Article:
____________________________________________ In 1563, Elizabeth I of England instituted a new, harsher statute allowing for the prosecution of those accused of witchcraft, although England had had laws forbidding it since 1542. While English law did not provide for the torture and burning of persons found guilty, (burning being the punishment for treason) approximately one thousand people - notably women - were were condemned and hanged between 1542 and 1736 (when the last witchcraft laws were removed from the books) for practicing the black arts. ____________________________________________ 'Possessed' children were often the accusers of those unfortunates tried as witches; sometimes neighbors involved in land or other disputes leveled charges against their adversaries; sometimes old, destitute women were accused of witchcraft simply because they mumbled to themselves or kept a cat or some other pet, the animal being declared a 'familiar' of Satan. In other cases, people born with an unusual mole or birthmark in the shape of a star or some other recognizable, potentially magickal symbol were thought to be 'marked' by the devil and arrested as well. ____________________________________________ Here, young Agnes Hansart sits, fearful and despondent, in a dark cell, pondering her fate. She has one hand tightly closed about the other, because a rival for the affections of a village youth has claimed that the crescent-shaped scar on one of the fingers of her right hand is the mark of Satan. In reality, Agnes had cut herself with a sickle during the family harvest some years before. We can only hope that the magistrates will believe her testimony and that of her father. ____________________________________________ Digital oil painting; the figure is taken from an original photograph shot at King Arthur's Fall Harvest Faire in Hebron, Connecticut on October 23, 2010.</ce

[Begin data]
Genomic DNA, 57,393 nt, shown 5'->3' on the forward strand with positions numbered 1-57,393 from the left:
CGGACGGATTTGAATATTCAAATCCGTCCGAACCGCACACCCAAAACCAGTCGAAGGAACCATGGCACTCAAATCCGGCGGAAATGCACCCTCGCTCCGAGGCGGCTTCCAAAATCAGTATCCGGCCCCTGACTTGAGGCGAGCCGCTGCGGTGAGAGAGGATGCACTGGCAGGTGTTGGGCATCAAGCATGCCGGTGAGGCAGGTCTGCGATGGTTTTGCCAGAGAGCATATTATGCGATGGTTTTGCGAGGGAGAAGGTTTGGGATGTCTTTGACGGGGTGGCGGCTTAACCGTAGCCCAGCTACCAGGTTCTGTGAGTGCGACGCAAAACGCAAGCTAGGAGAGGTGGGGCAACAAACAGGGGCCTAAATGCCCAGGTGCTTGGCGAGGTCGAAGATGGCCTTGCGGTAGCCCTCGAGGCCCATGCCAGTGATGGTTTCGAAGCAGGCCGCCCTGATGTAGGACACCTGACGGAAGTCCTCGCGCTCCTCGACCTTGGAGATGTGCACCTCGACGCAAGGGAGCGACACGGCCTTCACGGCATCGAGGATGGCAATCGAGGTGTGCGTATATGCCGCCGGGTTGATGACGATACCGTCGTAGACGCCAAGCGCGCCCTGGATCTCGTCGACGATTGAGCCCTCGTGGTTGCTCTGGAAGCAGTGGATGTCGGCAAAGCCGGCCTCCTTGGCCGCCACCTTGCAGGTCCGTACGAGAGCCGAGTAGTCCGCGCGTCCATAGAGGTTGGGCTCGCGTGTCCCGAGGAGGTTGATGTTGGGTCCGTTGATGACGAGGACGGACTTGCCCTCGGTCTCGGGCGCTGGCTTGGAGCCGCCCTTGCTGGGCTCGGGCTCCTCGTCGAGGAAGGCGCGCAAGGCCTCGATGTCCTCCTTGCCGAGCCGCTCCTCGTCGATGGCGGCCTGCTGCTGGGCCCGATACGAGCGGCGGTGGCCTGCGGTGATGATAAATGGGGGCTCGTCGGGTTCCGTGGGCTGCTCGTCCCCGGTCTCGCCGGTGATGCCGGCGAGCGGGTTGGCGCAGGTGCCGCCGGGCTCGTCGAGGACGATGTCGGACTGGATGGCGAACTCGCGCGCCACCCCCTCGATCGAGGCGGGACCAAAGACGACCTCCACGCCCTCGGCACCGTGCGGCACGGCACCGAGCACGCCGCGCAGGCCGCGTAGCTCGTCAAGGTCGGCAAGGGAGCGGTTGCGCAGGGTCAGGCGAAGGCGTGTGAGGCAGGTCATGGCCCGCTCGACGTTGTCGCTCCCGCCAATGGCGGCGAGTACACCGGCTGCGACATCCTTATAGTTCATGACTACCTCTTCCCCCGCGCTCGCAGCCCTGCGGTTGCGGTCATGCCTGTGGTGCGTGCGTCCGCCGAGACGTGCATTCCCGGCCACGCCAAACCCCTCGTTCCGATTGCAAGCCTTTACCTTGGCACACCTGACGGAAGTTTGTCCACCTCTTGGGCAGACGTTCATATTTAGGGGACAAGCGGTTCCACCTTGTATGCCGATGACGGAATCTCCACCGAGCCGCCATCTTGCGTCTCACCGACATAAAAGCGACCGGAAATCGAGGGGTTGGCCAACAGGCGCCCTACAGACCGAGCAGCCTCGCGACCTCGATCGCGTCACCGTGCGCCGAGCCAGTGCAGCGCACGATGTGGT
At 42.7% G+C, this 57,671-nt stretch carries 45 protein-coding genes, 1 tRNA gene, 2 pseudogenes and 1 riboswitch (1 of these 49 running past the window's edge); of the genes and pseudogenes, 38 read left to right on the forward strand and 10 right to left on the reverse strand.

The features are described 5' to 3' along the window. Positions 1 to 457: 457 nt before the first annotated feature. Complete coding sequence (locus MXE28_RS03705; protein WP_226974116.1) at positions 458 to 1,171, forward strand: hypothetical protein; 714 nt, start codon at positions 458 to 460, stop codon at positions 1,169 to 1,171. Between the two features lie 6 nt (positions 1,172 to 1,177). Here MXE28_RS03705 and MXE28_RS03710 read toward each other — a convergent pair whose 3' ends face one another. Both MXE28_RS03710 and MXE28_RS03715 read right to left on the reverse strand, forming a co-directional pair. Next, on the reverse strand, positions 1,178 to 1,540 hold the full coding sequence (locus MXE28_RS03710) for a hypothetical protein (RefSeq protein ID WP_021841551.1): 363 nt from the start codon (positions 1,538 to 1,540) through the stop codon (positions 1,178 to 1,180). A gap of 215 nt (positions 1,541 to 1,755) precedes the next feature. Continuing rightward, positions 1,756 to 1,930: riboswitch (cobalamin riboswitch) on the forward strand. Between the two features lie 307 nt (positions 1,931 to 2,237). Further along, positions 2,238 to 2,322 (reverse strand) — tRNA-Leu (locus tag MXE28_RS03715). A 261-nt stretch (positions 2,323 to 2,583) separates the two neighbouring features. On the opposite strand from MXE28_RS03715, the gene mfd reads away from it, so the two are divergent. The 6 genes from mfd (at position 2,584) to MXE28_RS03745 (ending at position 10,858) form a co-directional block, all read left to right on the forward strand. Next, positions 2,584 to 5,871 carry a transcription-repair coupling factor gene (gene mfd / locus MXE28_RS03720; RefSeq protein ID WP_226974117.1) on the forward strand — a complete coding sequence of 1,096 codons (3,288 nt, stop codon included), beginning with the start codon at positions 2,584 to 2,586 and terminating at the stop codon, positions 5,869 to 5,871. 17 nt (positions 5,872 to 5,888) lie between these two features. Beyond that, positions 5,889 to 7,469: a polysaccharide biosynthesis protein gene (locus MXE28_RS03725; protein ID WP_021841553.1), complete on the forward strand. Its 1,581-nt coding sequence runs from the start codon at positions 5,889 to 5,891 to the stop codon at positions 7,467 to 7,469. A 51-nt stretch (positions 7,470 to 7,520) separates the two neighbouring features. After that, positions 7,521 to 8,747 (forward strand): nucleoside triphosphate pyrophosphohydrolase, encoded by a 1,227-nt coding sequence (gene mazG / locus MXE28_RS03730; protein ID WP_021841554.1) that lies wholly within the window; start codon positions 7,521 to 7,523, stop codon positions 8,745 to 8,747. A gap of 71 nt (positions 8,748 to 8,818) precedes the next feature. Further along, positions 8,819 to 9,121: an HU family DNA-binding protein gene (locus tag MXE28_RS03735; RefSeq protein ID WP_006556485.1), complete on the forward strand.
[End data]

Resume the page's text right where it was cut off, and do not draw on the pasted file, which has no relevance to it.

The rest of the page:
February 26, 2013: An amazing thing happened today - I have been announced as one of the five finalists for a Shorty Award in Art. The Shorty Awards are given to the producers of the best of online social media in a variety of categories and I am honored to be in the running.
August 2, 2012: I am honored to have been showcased in Official Feature Online Entertainment New Magazine in the article "Connecticut’s Artist Expressionist: RC deWinter" highlighting my work in the arts. My thanks to the editors and staff. You can read it here: http://bit.ly/N6z4Yl
May 1, 2012: I am proud and also humbled to have several poems and paintings prominently featured in the First Anniversary Issue of Pink Panther Magazine. See my work on pp 52-57: http://bit.ly/KoMryO Purchase this beautifully produced magazine of women's art and writing here: http://bit.ly/In88Eg Thanks and bright blessings to the marvellous editors of Pink Panther for this extraordinary validation of my work.
April 6, 2012: Thanks to editor/writer Dominic Richardson at ARTbracket for this article on me and my work. http://bit.ly/HrZmDd
January 21, 2012: I am honored to have two of my poems, imprecation and WomanRoots, published in the latest issue of Pink Panther Magazine. The magazine can be purchased here: http://bit.ly/yUcPOM
My October 2011 solo show at the Arts of Tolland Gallery in Connecticut was a great success. I am greatly honored to be the first digital artist invited to exhibit there. My thanks to the Board for all their help before, during and after the 5-week show.
April 29, 2011: I am proud to announce that ABC has licensed four more of my works for use as set decoration on the TV show Desperate Housewives.
I am happy to paint on commission. For more information, please email: firstname.lastname@example.org
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All of my work on Imagekind and elsewhere is protected by copyright. No permission whatsoever to copy, appropriate, claim as one's own or otherwise distribute, display or sell any of my work is granted to any entity or individual.